A related case, which demonstrated the state’s complicity in such attacks, was the video of “the woman in the blue bra”—a protester who was stripped and beaten by soldiers. The video went viral, and thousands of women marched through downtown Cairo to condemn the army’s violations.

The Egyptian police force is known to be useless to women who suffer sexual harassment or assault, often blaming women for the attacks by questioning their sexual behavior and choice of clothes. There was therefore a dire need for collective efforts by citizens to fight these attacks, which on some nights received verified reports of at least 80 cases. As such, when an epidemic of mob sexual assaults against female protesters broke out in Tahrir in November 2012, volunteer groups formed to respond to and intervene in the attacks.

As a member of one such group, Operation Anti-Sexual Harassment and Assault (Opantish),[7] I witnessed a transformation in the attitudes of people in and around Tahrir toward sexual assaults in a few short months. We worked by distributing fliers with hotline numbers people could call if they saw an attack. We also had our own scouts on the ground. When a report was called in, the control room would direct various teams to the reported location to both verify the attack and intervene to extract the woman or women being targeted. When we first started, the reaction we received from people was distinctly gendered and reactionary—much like the responses to Samira Ibrahim. As we distributed fliers, men would deny that such attacks happened, and they sometimes added, “We would have taken care of it” and other macho statements. Women were often shocked to hear about it. Later, after our group and others with similar goals became known in the square, and the issue had gotten significant attention through media (Bassem Youssef even hosted members of volunteer groups combating assaults on his show al-Bernameg), the reactions of protesters and passersby were completely different. Men and women listened more carefully and asked, “What can we do to help? Is it very bad today?” Oftentimes strangers would seek out group members (identifiable by their t-shirts) to report an incident.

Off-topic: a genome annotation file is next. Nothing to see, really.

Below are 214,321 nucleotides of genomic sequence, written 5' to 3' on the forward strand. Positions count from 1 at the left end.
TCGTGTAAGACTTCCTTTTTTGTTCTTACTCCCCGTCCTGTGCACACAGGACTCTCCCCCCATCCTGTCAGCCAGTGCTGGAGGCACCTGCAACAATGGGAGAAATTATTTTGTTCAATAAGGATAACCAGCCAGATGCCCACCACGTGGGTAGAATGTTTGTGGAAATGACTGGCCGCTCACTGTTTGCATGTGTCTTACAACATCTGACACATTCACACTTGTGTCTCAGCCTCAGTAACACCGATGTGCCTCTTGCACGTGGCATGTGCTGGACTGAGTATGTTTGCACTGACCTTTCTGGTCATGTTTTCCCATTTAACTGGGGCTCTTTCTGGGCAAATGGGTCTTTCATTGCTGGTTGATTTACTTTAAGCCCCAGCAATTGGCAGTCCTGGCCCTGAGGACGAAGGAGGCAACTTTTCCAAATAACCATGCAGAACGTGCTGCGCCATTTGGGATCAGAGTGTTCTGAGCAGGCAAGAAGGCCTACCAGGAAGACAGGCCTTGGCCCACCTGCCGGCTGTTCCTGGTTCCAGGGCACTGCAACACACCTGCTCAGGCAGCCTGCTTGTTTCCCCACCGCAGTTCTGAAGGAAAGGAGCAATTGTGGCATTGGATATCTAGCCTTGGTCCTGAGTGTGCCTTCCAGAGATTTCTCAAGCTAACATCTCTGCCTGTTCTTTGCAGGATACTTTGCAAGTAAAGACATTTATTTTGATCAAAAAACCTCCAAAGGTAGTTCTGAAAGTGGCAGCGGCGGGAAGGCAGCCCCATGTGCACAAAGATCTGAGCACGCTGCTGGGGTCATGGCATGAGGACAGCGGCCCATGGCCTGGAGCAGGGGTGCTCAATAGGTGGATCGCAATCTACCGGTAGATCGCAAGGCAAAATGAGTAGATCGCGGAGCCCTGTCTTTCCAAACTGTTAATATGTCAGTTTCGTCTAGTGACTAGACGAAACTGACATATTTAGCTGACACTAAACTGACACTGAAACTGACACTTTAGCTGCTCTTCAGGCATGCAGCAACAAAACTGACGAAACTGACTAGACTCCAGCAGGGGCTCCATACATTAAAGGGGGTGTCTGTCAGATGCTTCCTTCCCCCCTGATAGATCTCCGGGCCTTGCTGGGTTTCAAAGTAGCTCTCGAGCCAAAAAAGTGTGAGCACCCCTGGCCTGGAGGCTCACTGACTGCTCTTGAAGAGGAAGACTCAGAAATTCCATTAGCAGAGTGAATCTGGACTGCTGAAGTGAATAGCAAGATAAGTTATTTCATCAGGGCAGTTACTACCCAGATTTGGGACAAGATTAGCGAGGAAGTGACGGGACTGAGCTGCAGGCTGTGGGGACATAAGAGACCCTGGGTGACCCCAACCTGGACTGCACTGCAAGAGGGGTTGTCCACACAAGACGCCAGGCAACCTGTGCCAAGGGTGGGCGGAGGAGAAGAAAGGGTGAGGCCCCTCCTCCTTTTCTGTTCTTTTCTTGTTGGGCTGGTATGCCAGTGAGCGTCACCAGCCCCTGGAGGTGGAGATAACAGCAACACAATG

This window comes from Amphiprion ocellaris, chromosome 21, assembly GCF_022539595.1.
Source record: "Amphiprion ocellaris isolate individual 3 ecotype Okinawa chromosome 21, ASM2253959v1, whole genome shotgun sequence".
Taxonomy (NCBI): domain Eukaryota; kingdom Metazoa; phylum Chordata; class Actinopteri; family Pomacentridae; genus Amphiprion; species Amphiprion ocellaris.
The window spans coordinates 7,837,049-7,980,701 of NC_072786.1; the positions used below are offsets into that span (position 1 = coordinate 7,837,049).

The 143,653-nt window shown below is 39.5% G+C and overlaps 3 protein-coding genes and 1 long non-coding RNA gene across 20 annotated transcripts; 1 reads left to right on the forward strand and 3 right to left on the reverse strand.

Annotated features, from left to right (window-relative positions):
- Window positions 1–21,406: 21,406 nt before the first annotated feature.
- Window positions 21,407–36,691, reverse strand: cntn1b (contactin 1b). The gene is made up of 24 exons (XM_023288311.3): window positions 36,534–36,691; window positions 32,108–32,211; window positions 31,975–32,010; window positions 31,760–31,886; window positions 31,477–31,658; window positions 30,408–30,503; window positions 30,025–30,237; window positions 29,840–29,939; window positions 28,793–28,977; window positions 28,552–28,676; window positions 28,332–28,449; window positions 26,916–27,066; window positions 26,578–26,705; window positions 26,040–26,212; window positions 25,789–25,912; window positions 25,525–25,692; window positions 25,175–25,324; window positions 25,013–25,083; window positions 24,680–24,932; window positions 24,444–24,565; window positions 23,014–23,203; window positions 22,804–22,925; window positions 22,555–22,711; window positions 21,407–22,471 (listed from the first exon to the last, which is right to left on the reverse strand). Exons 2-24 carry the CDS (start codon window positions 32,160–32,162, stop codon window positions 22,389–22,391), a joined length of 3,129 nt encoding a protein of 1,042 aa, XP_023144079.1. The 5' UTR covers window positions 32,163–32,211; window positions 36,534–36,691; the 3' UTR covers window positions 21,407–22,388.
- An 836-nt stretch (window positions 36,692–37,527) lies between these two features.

This evolution in attitude demonstrates how the politics of the body can change on the ground through collective efforts. By contrast, on the level of professional politics, the politics of the body are often used to further an agenda rather than to address the problem itself. The Muslim Brotherhood, for instance, showed images of the assaults in Tahrir at their rallies in order to portray their opponents as depraved criminals. Female journalists, particularly foreigners, who went to Brotherhood rallies told me they were frequently asked by participants to stress that they had not been bothered or harassed. In the meantime, anti-Brotherhood politicians denied that sexual assaults were occurring at all.

All of this illustrates just how prominent body politics have been since January 25. Moreover, it shows that significant progress was made in prioritizing the right to bodily integrity for a wider segment of society through a combination of activism, media advocacy, and exposure of regime brutality. That such work was not enshrined constitutionally is a failure of the Muslim Brotherhood and other political actors. Between the Brotherhood’s inept drafting of the constitution and the constitutional acrobatics and power play between the military, the courts, and Morsi, the struggle for these basic rights was kept at the level of the street.